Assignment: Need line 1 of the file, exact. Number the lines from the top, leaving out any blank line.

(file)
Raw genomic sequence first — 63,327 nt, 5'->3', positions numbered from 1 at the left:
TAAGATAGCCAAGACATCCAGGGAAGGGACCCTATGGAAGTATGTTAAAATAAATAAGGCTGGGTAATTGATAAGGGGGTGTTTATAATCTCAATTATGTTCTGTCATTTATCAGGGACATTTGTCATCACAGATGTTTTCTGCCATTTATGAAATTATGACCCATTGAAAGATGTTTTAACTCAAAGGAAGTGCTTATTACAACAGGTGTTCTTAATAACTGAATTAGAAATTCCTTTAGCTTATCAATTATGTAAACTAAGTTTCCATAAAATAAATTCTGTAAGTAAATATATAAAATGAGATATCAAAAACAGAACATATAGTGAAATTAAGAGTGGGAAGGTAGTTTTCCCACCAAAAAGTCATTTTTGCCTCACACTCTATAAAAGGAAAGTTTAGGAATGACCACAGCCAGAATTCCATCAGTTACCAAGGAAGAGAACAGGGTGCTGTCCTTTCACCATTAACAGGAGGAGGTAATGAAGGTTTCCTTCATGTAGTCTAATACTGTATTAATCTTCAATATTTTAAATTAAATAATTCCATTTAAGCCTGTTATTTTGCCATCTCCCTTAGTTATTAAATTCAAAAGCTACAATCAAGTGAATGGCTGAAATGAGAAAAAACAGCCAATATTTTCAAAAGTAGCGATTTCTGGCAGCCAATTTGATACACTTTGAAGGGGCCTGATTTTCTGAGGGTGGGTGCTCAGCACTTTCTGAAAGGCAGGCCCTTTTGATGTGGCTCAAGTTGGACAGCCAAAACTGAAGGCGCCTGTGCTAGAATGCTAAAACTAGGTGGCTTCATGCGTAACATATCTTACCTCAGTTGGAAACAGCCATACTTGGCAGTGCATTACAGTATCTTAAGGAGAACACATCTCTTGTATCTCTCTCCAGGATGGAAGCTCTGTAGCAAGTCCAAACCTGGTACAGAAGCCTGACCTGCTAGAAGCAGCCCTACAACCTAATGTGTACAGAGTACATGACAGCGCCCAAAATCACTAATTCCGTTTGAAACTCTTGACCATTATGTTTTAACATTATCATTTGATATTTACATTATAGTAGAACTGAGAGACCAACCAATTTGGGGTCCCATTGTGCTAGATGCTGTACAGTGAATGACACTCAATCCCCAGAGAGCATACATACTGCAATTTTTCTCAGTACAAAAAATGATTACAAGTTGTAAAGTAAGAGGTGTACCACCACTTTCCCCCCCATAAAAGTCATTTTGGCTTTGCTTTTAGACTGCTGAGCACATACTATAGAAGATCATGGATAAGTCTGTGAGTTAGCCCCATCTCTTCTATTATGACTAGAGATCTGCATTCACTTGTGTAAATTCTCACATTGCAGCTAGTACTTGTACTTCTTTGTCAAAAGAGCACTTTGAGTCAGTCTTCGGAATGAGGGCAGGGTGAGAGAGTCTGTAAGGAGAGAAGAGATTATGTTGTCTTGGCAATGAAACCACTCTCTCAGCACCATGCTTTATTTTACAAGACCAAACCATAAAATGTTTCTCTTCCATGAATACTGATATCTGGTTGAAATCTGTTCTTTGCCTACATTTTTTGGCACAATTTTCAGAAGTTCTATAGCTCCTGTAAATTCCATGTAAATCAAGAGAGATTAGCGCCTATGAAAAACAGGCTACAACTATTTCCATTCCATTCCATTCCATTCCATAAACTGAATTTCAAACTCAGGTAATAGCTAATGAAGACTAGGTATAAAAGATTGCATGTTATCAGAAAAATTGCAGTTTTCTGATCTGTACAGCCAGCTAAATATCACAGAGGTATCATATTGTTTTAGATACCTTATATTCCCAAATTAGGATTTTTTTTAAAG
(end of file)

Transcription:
Raw genomic sequence first — 63,327 nt, 5'->3', positions numbered from 1 at the left: